The Irish question has played havoc with the best-laid plans of hardline Brexiters. Since 2016, successive Conservative governments have struggled to square the circle of keeping the United Kingdom intact, while avoiding the reimposition of a hard border on the island of Ireland. The border issue has been the achilles heel of Brexit, the thorn in the side of true believers in a “clean break” with the EU. So the prospect of an Irish-American politician on his way to the White House, just as Boris Johnson attempts to finagle his way round the problem, is an 11th-hour plot twist to savour.

Joe Biden’s views on Brexit are well known. The president-elect judges it to be a damaging act of self-isolation; strategically unwise for Britain and unhelpful to American interests in Europe. But it is the impact of the UK’s departure from the EU on Ireland that concerns Mr Biden most. This autumn, he was forthright on the subject of the government’s controversial internal market bill, which was again debated on Monday in the House of Lords. The proposed legislation effectively reneges on a legally binding protocol signed with the EU, which would impose customs checks on goods travelling between Britain and Northern Ireland. In doing so, it summons up the spectre of a hard border on the island of Ireland, undermining the Good Friday agreement. Mr Biden is adamant that the GFA must not “become a casualty of Brexit”. He is expected to convey that message, in forceful terms, when his first telephone conversation with Mr Johnson eventually takes place.

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This is somewhat awkward for the prime minister. Mr Johnson badly needs to establish good relations with the new regime in Washington, ahead of crucial trade negotiations. In light of that, Mr Johnson may choose not to insist on the clauses relating to Northern Ireland when the bill goes back to the Commons. That would certainly be the wise move, although the noises coming from the government remain defiant. But the prime minister’s challenges in dealing with the coming regime change in Washington go well beyond Brexit.

The personal dynamics between Mr Johnson and Mr Biden and his team are, to put it mildly, unpromising. The prime minister’s insulting remarks four years ago, about Barack Obama’s Kenyan ancestry, have not been forgotten. Mr Johnson seems to be viewed by many senior Democrats as a kind of pound-shop Donald Trump. There is also little regard for the consistency or sincerity with which Mr Johnson holds his views. At the weekend, when the prime minister instagrammed his congratulations to Mr Biden on his victory, a Biden ally witheringly referred to Mr Johnson as “this shape-shifting creep”.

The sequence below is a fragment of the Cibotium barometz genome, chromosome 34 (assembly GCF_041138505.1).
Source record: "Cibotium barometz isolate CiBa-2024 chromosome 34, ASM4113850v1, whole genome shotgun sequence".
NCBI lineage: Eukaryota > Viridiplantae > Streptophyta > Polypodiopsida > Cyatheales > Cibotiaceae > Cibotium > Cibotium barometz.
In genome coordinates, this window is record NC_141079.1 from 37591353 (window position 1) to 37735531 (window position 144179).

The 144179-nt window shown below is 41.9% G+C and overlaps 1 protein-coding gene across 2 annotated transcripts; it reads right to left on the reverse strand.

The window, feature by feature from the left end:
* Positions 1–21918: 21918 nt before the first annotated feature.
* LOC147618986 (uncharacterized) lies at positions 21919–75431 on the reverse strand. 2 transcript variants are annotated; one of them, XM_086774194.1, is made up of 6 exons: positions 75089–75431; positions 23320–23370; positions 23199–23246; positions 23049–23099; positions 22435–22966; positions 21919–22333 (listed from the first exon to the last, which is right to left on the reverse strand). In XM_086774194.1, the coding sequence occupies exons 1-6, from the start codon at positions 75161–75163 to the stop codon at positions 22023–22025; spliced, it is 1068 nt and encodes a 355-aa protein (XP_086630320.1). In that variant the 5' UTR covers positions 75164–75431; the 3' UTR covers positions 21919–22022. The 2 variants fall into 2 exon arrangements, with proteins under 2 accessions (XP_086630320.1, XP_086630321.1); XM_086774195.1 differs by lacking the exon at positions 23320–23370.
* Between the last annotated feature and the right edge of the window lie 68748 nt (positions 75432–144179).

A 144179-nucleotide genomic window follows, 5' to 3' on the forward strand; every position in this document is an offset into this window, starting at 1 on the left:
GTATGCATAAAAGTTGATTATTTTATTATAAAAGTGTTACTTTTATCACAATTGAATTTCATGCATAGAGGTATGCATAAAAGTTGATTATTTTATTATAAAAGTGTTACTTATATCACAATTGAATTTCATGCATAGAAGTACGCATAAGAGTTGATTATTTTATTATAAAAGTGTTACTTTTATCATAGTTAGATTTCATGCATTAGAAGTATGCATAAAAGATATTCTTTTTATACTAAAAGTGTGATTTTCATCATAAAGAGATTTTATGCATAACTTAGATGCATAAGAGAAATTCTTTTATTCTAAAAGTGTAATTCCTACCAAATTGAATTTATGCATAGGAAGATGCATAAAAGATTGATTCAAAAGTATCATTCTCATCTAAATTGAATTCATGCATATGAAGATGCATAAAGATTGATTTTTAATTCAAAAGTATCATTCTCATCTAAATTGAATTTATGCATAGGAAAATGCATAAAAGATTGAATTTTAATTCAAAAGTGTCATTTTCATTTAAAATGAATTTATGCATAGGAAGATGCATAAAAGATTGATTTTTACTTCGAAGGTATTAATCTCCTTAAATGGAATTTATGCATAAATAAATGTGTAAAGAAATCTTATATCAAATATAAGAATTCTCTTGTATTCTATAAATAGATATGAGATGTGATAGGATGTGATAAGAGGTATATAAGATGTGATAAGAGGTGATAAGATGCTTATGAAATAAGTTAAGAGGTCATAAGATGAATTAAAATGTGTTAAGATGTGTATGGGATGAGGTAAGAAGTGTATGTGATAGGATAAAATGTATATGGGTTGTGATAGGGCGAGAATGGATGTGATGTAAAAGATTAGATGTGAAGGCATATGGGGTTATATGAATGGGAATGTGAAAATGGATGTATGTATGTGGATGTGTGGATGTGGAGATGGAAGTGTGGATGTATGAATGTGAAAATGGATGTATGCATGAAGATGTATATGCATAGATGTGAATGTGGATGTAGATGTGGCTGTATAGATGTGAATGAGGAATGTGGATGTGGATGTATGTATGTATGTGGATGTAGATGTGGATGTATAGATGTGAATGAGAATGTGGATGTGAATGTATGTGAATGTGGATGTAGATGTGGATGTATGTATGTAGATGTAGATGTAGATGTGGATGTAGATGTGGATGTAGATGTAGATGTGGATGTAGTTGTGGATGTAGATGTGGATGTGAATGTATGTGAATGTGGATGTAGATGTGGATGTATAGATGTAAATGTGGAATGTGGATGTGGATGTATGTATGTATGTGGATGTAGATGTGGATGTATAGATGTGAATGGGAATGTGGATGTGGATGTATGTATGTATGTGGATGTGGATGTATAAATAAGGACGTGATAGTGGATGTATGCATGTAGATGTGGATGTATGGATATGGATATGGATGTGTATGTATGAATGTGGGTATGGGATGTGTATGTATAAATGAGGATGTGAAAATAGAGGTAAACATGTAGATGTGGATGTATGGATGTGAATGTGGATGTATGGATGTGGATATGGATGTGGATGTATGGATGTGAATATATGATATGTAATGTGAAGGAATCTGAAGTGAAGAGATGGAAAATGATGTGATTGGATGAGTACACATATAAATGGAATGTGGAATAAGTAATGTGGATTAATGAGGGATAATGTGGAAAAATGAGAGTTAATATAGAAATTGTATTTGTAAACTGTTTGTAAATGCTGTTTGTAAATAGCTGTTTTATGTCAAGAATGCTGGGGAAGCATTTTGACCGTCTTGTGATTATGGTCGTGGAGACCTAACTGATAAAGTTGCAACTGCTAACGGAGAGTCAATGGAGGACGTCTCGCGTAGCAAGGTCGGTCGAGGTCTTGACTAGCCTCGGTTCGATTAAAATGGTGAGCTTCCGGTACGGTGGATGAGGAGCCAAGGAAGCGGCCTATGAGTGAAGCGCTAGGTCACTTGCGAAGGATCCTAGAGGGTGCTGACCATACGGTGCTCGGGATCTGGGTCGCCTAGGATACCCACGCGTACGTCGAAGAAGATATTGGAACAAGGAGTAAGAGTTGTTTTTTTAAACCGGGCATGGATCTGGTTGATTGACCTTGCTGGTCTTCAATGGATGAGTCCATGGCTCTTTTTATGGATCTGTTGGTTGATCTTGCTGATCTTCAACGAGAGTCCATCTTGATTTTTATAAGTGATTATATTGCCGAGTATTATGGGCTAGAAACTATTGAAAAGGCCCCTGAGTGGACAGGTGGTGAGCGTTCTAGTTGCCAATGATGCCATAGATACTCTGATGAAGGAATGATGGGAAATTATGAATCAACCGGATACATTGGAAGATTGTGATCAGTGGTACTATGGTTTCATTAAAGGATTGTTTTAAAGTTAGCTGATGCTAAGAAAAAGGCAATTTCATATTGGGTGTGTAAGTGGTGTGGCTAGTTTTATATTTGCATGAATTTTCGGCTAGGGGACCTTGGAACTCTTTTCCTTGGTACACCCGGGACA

So in the race to make friends and influence people in the new Washington, Britain has the very opposite of a head start. The smart money is on Paris becoming the first European capital to receive President Biden. That reflects both good relations with Emmanuel Macron and a concern to rebuild diplomatic bridges, after four years in which Mr Trump rarely ceased to disparage and seek to undermine the EU. Mr Biden means to bring back a sense of diplomatic propriety and integrity to America’s relations with European friends and allies.

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Britain, having left the EU, cannot be a central player in this restoration project. But it can avoid making unforced errors. The government should urgently start to read the runes of new, more internationalist times. The politics of disruptive confrontation, as exemplified by the internal market bill, suddenly looks dangerously dated. When the Northern Ireland minister, Brandon Lewis, confirmed in September that the bill would break international law, senior Conservatives such as Sir Michael Howard and Theresa May expressed their dismay at the damage to Britain’s reputation that would result. They were ignored.

But faced with an Irish-American president who is determined to rehabilitate relations with the EU, and is deeply suspicious of Mr Johnson’s Trumpian tendencies, to continue with the bill as it stands would be folly. With Mr Trump on his way out, Mr Johnson needs to sober up and start shifting some shapes on this and other matters.



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